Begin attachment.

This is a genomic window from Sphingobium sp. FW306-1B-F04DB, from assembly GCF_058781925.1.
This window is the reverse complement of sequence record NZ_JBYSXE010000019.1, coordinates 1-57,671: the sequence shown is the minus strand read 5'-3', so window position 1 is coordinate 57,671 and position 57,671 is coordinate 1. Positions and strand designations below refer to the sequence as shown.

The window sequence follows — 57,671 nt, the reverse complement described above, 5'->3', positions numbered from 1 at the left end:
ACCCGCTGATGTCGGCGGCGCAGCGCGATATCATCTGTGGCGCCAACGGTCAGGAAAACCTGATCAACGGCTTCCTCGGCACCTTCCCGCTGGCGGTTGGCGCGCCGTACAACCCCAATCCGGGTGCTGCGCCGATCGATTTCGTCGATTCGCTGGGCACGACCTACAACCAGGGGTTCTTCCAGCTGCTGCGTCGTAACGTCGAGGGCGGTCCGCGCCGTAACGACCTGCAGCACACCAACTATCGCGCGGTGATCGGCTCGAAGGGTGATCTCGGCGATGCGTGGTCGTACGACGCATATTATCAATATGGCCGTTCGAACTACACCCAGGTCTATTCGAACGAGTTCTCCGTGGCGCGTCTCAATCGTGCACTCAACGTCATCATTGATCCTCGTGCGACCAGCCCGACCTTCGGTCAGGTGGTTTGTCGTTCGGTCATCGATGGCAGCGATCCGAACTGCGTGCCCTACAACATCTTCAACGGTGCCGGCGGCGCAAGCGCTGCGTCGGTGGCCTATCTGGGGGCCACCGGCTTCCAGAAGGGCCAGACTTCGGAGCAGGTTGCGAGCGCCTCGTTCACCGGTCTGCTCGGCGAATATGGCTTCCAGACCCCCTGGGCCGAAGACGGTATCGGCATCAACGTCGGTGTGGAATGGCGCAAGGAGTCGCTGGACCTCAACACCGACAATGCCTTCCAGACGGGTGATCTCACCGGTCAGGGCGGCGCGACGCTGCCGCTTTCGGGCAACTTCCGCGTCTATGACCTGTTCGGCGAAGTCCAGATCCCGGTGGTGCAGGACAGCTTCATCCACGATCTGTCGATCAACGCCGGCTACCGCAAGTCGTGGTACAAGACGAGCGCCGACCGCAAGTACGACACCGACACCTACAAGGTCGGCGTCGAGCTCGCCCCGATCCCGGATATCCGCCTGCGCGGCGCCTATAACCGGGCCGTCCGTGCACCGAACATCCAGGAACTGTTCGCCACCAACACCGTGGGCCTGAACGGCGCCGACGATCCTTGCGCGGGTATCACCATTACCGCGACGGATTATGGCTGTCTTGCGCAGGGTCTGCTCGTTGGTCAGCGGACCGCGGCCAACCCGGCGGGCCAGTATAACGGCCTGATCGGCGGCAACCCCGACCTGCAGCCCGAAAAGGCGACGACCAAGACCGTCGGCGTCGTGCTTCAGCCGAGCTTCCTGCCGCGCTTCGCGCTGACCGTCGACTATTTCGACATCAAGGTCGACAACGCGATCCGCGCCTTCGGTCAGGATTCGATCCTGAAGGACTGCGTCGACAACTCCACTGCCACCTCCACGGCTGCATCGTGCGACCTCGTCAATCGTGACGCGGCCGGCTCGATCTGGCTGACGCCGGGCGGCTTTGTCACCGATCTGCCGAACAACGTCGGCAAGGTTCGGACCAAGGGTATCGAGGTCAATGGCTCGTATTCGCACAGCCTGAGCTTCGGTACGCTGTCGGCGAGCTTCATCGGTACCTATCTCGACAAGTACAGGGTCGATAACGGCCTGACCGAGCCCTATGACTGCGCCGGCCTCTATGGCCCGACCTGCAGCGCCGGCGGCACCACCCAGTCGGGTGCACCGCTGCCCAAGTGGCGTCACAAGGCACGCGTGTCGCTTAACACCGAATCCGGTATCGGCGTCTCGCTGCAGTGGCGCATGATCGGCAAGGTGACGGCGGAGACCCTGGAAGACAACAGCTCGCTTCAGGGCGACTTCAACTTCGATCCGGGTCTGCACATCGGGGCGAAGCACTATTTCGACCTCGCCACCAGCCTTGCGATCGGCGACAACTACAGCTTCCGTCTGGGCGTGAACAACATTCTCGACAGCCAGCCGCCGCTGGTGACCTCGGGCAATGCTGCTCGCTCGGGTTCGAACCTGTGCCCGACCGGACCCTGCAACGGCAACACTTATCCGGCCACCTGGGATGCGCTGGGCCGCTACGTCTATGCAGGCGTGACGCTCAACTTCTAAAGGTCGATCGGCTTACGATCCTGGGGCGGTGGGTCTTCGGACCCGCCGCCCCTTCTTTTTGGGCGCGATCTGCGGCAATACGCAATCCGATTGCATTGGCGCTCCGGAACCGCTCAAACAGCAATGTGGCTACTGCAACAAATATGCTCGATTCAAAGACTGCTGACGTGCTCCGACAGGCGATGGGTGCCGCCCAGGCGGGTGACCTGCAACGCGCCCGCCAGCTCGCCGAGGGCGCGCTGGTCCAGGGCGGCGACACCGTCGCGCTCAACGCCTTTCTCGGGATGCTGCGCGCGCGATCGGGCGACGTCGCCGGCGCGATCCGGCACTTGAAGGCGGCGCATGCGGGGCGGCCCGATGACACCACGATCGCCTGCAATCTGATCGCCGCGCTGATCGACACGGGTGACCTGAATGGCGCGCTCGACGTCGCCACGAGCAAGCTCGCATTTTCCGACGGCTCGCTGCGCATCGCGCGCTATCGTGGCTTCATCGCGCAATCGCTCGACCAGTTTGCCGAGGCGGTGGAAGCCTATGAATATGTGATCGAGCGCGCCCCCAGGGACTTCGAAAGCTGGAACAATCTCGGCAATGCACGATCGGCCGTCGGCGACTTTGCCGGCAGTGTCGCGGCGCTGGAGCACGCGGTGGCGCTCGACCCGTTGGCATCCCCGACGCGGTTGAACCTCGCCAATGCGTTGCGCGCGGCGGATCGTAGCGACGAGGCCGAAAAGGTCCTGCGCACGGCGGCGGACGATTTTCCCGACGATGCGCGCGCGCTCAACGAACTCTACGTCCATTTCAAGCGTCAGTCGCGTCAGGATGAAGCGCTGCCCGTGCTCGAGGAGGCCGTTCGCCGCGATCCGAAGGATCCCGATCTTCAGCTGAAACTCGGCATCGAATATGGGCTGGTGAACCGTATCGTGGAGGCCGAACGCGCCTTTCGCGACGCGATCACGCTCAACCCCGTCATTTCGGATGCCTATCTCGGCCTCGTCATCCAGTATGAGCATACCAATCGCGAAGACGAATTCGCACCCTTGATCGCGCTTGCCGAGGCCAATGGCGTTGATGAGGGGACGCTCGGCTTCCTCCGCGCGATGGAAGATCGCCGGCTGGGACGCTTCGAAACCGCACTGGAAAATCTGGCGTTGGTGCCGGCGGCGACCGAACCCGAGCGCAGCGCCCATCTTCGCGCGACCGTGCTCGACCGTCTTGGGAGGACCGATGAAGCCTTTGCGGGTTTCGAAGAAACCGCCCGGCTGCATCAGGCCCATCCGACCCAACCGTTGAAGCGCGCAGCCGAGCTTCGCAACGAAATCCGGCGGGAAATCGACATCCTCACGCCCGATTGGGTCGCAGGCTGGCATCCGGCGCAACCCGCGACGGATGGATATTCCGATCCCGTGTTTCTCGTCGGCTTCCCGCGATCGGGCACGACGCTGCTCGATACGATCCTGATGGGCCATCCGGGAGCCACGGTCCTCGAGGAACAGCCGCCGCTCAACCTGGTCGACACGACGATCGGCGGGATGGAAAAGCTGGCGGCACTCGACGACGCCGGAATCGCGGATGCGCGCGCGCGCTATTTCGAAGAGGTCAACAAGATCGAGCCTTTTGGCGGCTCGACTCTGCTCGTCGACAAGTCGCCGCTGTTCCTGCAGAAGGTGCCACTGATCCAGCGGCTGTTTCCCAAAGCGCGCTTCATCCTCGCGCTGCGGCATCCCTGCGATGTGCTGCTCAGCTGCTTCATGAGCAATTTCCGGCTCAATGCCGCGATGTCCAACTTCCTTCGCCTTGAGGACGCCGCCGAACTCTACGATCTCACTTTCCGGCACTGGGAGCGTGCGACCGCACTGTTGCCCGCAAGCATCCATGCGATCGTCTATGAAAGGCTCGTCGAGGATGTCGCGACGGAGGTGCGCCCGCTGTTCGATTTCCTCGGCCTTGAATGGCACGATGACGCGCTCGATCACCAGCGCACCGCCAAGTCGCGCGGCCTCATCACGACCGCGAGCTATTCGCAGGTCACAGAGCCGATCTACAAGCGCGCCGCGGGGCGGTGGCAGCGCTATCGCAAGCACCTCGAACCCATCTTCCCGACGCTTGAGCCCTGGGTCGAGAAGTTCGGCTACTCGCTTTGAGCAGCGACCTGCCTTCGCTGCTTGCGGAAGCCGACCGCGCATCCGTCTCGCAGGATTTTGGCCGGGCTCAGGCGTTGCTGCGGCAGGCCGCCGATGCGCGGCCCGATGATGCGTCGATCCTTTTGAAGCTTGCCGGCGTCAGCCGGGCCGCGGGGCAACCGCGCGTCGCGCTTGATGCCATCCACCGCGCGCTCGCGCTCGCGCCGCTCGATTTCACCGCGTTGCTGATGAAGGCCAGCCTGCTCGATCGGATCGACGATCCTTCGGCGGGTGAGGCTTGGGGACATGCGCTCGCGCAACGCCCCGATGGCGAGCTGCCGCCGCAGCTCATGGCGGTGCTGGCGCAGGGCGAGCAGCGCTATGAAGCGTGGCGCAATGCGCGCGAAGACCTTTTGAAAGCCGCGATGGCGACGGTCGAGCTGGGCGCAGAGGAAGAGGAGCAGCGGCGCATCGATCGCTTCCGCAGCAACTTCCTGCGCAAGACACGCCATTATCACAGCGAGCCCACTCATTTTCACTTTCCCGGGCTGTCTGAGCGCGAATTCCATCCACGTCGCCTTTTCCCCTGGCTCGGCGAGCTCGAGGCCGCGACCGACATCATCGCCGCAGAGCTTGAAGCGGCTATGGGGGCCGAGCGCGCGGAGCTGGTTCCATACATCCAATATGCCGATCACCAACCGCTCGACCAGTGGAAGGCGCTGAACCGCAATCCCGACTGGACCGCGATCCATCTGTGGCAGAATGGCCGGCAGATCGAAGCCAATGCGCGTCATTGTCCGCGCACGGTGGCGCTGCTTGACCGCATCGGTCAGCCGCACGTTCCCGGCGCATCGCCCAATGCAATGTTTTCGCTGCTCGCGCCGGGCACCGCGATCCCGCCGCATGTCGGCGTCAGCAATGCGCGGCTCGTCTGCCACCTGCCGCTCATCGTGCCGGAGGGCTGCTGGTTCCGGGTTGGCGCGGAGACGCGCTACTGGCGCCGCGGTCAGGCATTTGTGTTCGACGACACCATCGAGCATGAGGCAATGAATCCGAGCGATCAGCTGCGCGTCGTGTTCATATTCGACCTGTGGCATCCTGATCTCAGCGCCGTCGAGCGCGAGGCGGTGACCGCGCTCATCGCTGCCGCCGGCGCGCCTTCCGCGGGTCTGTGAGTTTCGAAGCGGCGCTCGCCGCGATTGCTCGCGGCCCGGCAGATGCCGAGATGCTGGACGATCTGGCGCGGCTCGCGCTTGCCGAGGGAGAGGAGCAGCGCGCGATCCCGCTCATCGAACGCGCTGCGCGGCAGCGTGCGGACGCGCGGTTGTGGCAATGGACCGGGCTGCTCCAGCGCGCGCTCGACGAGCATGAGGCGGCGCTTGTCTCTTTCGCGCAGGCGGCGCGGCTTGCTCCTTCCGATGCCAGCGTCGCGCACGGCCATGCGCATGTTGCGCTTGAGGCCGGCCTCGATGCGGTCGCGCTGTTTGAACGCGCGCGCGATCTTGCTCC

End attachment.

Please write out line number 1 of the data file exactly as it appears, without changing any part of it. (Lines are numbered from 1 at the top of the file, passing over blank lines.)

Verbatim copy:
This is a genomic window from Sphingobium sp. FW306-1B-F04DB, from assembly GCF_058781925.1.